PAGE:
Michelle Obama In El Salvador: First Lady Takes Latin America In Style (PHOTOS)
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Full sartorial steam ahead! The first family flew into San Salvador, El Salvador on Tuesday afternoon for the last leg of their Latin American tour and they debuted a new set of outfits upon deplaning.
Michelle stepped out in a printed dress by Jason Wu that makes us pine for summer (ok, we'll even take spring) paired with an Alexis Bittar flower brooch, Sasha went with florals and Malia donned stripes and ruffles. The ladies, along with President Obama, of course, were welcomed by President of El Salvador Mauricio Funes and First Lady Dr. Vanda Pignato at the National Palace.
Afterward, Michelle and Vanda, clad in a lavender sheath, headed over to the Ciudad Mujer women's center to inaugurate the facility. From the AP report:
The center has a day care center for special needs children, a clinic, a micro-credit office, small-business workshops and legal and psychological help for domestic abuse victims. The plaque thanks the U.S. for help with equipment and furniture. There was no indication of the amount of aid.
"We were known for war, for poverty, for violence, but now we will be known proudly for the best project and policies in defense of the rights of women," Pignato said.
Later, Michelle made a quick costume change into a chartreuse halter dress over cropped leggings to channel her inner artista, painting a mural with students at the site of a USAID project called Superate Health Clinic. Her brief remarks were as follows:
MRS. OBAMA: Thank you. You guys, you know, I can't thank you enough for spending this -- letting us spend this time with you. You all were --
STUDENTS: Thank you!
MRS. OBAMA: I mean, we are so proud of you. I mean, truly. And I was just telling these guys that you all remind me of me and my brother because we benefited from programs like these for gifted students. And as a result of it he went to Princeton and I went on to Harvard. So I expect the same thing -- and I don't even speak another language. (Laughter.) You all are well ahead of the game. So keep it up. And the fact that you're giving back already -- that you're tutoring younger people, that you're helping your families --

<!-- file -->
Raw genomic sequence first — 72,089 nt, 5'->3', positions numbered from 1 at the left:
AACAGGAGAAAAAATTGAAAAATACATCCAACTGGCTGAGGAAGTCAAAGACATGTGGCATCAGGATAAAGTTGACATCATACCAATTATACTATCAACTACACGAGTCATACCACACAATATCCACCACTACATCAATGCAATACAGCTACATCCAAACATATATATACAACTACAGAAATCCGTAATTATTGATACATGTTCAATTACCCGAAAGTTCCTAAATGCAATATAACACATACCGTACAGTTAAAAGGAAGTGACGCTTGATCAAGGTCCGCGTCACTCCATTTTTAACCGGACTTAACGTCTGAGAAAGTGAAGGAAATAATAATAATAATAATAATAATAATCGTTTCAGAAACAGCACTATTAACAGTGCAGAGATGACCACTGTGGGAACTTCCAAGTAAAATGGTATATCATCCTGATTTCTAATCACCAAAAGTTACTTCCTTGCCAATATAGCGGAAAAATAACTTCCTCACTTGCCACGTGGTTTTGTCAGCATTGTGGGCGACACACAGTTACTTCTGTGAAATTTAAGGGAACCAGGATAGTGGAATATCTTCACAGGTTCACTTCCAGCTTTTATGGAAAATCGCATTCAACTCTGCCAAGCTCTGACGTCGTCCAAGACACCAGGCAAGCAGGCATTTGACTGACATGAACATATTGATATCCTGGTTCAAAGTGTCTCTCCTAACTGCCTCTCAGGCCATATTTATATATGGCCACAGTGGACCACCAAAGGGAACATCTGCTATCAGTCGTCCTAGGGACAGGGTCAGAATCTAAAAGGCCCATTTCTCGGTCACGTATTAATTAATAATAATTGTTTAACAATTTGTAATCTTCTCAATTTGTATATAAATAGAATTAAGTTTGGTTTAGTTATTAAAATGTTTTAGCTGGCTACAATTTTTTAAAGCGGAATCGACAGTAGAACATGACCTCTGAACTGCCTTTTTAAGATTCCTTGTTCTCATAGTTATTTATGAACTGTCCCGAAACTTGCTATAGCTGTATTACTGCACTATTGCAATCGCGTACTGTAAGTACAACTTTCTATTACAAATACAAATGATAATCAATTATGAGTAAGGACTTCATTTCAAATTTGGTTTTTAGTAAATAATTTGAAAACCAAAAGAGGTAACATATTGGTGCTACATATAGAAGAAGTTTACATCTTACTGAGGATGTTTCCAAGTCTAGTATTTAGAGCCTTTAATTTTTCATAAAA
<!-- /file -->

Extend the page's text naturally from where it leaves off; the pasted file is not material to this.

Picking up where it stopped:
MRS. OBAMA: The goal is to keep doing that because when you get in this position, that's the only way we continue. We pull, we bring people up along the way. So as you get higher and higher, you're always reaching back, always giving back. And you all are starting it off really well.
And thank you for being so kind to my mom and to my girls. (Laughter.)
In the evening, the first couple returned to the National Palace for their second state dinner in as many days. For right now, we only have several promising pics of Michelle Obama's outfit -- an ivory gown accessorized with chandelier earrings, a shawl and bracelets. Scroll down to read the president's toast.
On Wednesday morning, the first family was homeward bound. Michelle led the way in a gray tunic, capris and beige sandals, all of which we expect to see again come summertime.